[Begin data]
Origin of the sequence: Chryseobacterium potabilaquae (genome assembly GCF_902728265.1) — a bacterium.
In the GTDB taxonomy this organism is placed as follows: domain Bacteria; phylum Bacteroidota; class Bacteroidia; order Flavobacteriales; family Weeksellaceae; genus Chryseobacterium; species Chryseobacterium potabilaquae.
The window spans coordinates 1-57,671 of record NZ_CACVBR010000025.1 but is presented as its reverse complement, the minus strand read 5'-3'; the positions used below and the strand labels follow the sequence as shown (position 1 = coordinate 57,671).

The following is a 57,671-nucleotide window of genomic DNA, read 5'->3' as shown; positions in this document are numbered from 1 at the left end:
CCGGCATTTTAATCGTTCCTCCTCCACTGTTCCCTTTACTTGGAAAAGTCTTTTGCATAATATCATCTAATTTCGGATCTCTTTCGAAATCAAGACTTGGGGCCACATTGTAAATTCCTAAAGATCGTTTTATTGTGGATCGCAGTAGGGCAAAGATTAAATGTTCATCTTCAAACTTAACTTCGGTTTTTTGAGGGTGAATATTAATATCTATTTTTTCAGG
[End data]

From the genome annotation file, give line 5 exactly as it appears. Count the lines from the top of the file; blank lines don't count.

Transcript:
CCGGCATTTTAATCGTTCCTCCTCCACTGTTCCCTTTACTTGGAAAAGTCTTTTGCATAATATCATCTAATTTCGGATCTCTTTCGAAATCAAGACTTGGGGCCACATTGTAAATTCCTAAAGATCGTTTTATTGTGGATCGCAGTAGGGCAAAGATTAAATGTTCATCTTCAAACTTAACTTCGGTTTTTTGAGGGTGAATATTAATATCTATTTTTTCAGG